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22 Nov 2011

Meet the Winemaker (Episode 99): Andrew Hardy, Petaluma Wines

Debra catches up with Andrew Hardy from Petaluma, a South Australian based winery with vineyards in the Adelaide Hills, Clare Valley and Coonawarra. Petaluma’s 2008 Riesling won the 2009 Cathay Pacific Hong Kong International Wine & Spirit Competition “Best Riesling” trophy.

Andrew explains that Riesling grows so well in the Clare Valley (a relatively hot climate especially for the cool-climate loving Riesling) because of the valley’s elevation and position on the edge of desert which means the vineyards get cool air at night and also sea breeze every afternoon. They talk soil and how the Clare’s “red lime over slate” is great for minerality, what it’s like working with Brian Croser, and discuss why there can be a petrol/kerosene character in Riesling. Finally Andrew explains the ideal vintage in Clare.

Comments 4 Comments for “Meet the Winemaker (Episode 99): Andrew Hardy, Petaluma Wines”
  1. Derrick Quinton on 11.25.11 at 19:40

    Kerosene in Riesling doesn’t exist. It is just a honeyed toast character and it would be really good if everyone from the novice up to critics never mentioned petrochemicals in relation to Riesling ever again.

  2. Larry Chandler on 11.26.11 at 09:32

    The reason not to mention petrochemicals is a marketing reason. Who would want to try a wine that smells like a filling station for cars and trucks? But that aroma does exist especially in older Rieslings. Not everyone tastes or smells the identical aromas and people relate these tastes to what they know or have smelled before.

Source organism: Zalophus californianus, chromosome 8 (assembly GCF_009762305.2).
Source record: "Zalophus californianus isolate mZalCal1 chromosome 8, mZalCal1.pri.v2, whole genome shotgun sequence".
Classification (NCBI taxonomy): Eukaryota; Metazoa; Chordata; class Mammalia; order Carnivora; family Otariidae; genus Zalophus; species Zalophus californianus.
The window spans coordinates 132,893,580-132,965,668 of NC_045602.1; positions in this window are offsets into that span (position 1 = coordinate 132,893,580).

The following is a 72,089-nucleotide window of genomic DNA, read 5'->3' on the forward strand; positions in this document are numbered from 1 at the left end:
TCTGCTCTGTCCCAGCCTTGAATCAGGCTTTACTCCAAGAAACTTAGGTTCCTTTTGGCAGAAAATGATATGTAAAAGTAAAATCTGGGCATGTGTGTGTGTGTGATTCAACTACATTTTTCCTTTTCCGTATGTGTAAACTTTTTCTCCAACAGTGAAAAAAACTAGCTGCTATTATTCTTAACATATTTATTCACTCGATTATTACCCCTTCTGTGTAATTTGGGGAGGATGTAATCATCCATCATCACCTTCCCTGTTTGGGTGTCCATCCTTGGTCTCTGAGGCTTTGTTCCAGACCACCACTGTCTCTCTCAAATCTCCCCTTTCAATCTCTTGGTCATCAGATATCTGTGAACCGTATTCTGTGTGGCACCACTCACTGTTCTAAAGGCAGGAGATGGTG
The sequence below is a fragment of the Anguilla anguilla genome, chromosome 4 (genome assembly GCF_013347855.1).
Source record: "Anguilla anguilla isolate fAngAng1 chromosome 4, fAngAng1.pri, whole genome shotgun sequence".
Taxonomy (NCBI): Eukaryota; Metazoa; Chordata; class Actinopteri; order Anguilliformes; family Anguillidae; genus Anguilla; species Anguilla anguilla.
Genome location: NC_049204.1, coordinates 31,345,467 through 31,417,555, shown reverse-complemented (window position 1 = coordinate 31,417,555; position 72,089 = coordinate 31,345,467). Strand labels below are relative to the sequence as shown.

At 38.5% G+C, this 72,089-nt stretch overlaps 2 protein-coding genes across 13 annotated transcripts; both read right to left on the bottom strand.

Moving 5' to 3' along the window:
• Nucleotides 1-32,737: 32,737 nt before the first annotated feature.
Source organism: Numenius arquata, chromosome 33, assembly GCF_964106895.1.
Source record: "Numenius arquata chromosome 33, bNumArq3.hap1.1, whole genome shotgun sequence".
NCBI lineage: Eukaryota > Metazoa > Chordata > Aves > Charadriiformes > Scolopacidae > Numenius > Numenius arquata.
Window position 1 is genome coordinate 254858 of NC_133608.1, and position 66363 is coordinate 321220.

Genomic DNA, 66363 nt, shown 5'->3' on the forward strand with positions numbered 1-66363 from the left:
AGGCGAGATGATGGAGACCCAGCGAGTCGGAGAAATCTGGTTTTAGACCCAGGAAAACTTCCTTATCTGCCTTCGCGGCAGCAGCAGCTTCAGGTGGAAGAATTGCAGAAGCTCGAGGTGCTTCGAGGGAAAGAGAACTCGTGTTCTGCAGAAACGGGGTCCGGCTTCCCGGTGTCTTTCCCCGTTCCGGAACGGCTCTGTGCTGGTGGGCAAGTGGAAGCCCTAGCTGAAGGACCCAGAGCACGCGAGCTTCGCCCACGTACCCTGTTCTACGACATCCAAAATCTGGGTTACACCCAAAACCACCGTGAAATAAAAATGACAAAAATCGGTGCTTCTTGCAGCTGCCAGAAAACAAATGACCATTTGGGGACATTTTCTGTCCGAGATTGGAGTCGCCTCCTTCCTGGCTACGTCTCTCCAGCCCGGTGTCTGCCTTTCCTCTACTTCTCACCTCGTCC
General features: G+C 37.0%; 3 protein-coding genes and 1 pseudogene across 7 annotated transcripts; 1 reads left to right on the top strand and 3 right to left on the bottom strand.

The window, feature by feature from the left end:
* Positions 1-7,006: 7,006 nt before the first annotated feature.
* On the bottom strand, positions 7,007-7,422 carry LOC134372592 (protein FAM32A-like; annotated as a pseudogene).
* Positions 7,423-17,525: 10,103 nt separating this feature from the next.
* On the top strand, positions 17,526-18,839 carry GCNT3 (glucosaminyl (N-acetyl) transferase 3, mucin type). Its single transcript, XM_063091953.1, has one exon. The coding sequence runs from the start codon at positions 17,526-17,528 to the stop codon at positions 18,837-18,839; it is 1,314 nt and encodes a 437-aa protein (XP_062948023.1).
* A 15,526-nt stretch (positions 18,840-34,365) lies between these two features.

I have smelled Rieslings that do remind me of gasoline stations here, and no, they were not dispensing honey on toast, though perhaps the restaurant next door was.

  3. Christopher Hardy on 11.26.11 at 16:28

    Well, the aromas (and tastes) of petrol are an overwhelming feature of good Rieslings when they are too young to drink. I well remember an extensive tasting at Rolly Gassmann in 2006 where I, not a Riesling expert, found it difficult to enjoy tasting the young Rieslings, or to understand how they might develop. In the case of the Rieslings I have bought, this marked character of the infant wine does not remain when the wine is ready to drink. Thank goodness.

  4. Debra Meiburg MW on 11.27.11 at 11:47

    Hope you find below of interest (taken from twitter discussion based on Derrick’s comment).

    “Love the petrol in Riesling”

    “Not everyone smells or tastes the exact same aromas. And people relate aromas to different experiences they’ve had.”

    “Disagree. The best German Riesling has a diesel-y smell/taste and it’s viscous when aged. Obv. not petrol, but petrol-y. Though from a marketing standpoint, yes, it would be better that petrol wasn’t mentioned relative to Riesling.”

    “Obviously they’ve never drunk aged Clare.”

    “Could not disagree more, any seasoned taster can spot that component a mile away, it is not a subjective…it just is”

    “Yes it’s due to evolution of terpenes to TDN. Evolves more quickly in Riesling exposed to more solar radiation see Clare, NZ”

    “Also water stress & warmer soils likely to increase potential for TDN accumulation”

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